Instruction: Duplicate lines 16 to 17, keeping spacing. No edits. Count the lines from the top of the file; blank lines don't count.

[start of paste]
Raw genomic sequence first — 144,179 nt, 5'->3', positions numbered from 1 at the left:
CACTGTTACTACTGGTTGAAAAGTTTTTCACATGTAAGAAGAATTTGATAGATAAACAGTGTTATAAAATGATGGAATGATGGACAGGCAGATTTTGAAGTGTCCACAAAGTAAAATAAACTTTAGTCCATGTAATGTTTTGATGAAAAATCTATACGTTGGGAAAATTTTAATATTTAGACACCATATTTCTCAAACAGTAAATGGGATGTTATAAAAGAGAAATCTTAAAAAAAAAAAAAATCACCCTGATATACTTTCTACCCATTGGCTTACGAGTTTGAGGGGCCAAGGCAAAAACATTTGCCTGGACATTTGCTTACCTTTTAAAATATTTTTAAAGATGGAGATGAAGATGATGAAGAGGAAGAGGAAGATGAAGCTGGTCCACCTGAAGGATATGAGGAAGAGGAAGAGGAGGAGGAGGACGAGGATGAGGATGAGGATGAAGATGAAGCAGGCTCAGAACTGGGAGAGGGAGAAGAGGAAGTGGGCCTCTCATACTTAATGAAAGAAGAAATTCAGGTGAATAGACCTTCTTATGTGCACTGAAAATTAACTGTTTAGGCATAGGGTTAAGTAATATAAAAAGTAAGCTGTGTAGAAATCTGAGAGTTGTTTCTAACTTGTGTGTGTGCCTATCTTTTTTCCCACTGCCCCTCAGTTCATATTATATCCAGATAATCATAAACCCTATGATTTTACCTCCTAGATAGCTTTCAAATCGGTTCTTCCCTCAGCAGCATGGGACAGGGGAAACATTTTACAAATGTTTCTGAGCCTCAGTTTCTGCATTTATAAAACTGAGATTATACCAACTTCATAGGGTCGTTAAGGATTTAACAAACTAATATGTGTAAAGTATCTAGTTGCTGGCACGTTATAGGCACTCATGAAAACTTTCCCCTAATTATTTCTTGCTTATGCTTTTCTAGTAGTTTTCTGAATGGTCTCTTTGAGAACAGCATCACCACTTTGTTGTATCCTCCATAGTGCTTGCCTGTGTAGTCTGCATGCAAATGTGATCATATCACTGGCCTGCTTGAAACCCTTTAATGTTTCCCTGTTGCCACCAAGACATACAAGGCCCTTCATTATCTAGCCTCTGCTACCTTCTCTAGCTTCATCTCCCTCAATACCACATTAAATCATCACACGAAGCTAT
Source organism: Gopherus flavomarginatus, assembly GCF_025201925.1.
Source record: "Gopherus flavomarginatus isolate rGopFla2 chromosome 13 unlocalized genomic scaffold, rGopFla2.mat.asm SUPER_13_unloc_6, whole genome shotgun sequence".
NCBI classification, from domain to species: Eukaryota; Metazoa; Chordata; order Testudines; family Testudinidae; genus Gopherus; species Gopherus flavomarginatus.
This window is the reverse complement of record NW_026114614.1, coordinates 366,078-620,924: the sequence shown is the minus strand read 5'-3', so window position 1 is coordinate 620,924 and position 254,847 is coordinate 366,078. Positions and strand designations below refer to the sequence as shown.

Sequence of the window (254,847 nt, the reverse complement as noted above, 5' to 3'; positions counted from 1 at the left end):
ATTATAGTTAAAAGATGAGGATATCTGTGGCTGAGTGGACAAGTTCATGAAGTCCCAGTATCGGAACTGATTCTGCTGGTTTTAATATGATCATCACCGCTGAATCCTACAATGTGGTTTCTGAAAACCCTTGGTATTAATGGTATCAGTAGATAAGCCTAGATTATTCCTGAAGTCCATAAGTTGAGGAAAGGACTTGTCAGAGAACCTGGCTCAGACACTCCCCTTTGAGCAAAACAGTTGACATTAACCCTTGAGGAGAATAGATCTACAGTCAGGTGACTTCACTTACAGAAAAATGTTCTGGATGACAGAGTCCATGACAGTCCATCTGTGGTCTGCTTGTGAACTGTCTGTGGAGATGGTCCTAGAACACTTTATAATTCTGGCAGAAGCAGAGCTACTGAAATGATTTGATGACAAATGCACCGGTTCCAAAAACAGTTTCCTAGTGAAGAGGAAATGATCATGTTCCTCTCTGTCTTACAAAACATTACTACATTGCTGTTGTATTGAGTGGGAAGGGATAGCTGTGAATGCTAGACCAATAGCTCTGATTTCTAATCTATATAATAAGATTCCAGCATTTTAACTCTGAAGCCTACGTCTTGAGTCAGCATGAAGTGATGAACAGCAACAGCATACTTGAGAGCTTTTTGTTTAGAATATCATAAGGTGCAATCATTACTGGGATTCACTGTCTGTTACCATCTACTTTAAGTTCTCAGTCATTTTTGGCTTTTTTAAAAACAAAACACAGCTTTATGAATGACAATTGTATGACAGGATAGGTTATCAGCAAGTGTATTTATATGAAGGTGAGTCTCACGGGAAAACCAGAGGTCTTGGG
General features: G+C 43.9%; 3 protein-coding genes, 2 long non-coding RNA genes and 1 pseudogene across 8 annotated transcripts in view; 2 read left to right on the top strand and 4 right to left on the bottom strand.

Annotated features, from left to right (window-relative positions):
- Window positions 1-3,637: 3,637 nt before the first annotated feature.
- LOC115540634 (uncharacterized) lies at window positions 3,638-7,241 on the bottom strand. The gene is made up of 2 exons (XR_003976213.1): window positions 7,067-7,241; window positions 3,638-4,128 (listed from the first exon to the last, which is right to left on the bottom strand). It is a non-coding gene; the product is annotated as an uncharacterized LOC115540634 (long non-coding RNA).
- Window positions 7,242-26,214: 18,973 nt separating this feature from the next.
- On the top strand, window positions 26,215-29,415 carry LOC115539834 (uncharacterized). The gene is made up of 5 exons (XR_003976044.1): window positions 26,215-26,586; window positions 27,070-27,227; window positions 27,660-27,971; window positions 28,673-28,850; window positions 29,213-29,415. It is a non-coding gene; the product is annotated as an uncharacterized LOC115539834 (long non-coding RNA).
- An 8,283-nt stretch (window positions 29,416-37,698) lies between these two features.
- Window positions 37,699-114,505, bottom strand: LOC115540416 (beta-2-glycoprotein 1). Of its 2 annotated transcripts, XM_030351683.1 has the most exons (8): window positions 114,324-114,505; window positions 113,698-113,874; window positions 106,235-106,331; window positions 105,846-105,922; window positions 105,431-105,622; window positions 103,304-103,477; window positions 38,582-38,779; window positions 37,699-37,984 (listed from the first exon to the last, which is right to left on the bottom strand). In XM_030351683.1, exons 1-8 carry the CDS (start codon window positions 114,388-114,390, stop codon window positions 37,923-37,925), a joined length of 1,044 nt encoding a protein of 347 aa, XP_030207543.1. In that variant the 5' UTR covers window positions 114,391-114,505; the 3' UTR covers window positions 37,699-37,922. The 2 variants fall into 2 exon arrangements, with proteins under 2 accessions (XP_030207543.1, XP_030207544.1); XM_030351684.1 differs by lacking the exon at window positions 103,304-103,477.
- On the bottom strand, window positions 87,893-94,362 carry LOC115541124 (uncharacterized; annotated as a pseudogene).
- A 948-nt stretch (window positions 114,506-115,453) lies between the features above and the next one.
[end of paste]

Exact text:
- Window positions 37,699-114,505, bottom strand: LOC115540416 (beta-2-glycoprotein 1). Of its 2 annotated transcripts, XM_030351683.1 has the most exons (8): window positions 114,324-114,505; window positions 113,698-113,874; window positions 106,235-106,331; window positions 105,846-105,922; window positions 105,431-105,622; window positions 103,304-103,477; window positions 38,582-38,779; window positions 37,699-37,984 (listed from the first exon to the last, which is right to left on the bottom strand). In XM_030351683.1, exons 1-8 carry the CDS (start codon window positions 114,388-114,390, stop codon window positions 37,923-37,925), a joined length of 1,044 nt encoding a protein of 347 aa, XP_030207543.1. In that variant the 5' UTR covers window positions 114,391-114,505; the 3' UTR covers window positions 37,699-37,922. The 2 variants fall into 2 exon arrangements, with proteins under 2 accessions (XP_030207543.1, XP_030207544.1); XM_030351684.1 differs by lacking the exon at window positions 103,304-103,477.
- On the bottom strand, window positions 87,893-94,362 carry LOC115541124 (uncharacterized; annotated as a pseudogene).